The Wilmington Underground Railroad network included residents with vastly different backgrounds, living in all neighborhoods of the city. The Black agents clustered between the city core and west to Quaker Hill, as well as the East Side of the city.
George Wilmer was enslaved by Eben Welch, a farmer living near Georgetown Crossroads, near the Sassafras River in Kent County, Maryland. With the extraordinary liberties granted to him by his enslaver, Wilmer ferried freedom seekers from Maryland to Thomas Garrett in Wilmington from at least 1855. In one period of four months that year, he forwarded 25 people even as he was seeking information on two of his enslaved relatives who had been forwarded through Wilmington and Philadelphia shortly before. Garrett referred to him in a letter to William Still as “a true man,” his customary way to convey trustworthiness. After Wilmer was freed in 1858 through a provision in his enslaver’s will, he moved to Wilmington with his wife, Margaret and set up residence at 832 Church Street on the East Side, where he likely continued his Underground Railroad activities. Fellow agent, Severn Johnson, lived close by.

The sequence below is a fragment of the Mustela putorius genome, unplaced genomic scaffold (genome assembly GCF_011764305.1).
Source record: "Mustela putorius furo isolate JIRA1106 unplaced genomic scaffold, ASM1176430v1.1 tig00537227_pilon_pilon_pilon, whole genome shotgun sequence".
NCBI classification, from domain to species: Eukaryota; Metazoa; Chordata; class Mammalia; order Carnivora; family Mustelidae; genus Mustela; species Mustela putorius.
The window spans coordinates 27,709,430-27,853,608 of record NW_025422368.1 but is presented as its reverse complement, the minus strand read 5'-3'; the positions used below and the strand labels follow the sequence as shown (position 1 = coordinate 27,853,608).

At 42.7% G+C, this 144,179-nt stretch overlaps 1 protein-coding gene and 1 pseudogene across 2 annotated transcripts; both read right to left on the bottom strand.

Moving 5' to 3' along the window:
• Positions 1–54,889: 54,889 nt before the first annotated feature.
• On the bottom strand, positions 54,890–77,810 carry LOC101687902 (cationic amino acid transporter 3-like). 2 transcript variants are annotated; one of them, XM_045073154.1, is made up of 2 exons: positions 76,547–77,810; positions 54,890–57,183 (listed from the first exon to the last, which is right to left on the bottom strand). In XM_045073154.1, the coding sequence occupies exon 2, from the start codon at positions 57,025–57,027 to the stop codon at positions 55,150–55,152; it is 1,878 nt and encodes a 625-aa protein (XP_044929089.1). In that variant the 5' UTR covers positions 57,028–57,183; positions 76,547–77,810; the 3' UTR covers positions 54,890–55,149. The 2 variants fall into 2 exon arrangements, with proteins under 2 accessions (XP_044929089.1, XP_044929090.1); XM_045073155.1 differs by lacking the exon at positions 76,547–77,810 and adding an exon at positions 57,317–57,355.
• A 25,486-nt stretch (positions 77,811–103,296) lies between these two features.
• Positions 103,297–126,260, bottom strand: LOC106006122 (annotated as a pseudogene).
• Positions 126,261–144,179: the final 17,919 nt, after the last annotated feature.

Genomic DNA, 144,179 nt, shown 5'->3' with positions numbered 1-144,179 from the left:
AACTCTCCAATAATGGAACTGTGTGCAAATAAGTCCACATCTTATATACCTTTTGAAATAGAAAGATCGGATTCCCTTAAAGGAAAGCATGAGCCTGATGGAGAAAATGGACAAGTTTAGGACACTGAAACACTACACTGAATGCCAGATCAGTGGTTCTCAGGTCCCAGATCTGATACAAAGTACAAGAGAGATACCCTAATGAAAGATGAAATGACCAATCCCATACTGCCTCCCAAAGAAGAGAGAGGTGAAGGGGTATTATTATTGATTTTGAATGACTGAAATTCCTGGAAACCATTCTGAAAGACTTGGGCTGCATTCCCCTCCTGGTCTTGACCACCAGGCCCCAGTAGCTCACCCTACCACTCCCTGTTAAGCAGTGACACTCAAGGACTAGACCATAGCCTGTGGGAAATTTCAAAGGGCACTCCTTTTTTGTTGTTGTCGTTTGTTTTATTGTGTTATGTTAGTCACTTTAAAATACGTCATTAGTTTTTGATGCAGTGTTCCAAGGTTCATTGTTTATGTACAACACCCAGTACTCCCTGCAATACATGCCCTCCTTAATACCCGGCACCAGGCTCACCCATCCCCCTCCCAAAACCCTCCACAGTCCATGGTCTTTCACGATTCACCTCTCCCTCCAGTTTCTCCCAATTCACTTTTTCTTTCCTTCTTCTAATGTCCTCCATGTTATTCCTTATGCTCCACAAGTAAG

Wilmer’s home is no longer standing.
- Kate Clifford Larson, The Underground Railroad in Delaware, A Research Context (City of Wilmington and the Underground Railroad Coalition of Delaware, 2009).
- James A. McGowan, Stationmaster of the Underground Railroad, The Life and Letters of Thomas Garrett (Moylan, PA: Whimsie Press, 1977).
- William Still, The Underground Rail Road (Philadelphia: Porter and Coates, 1872).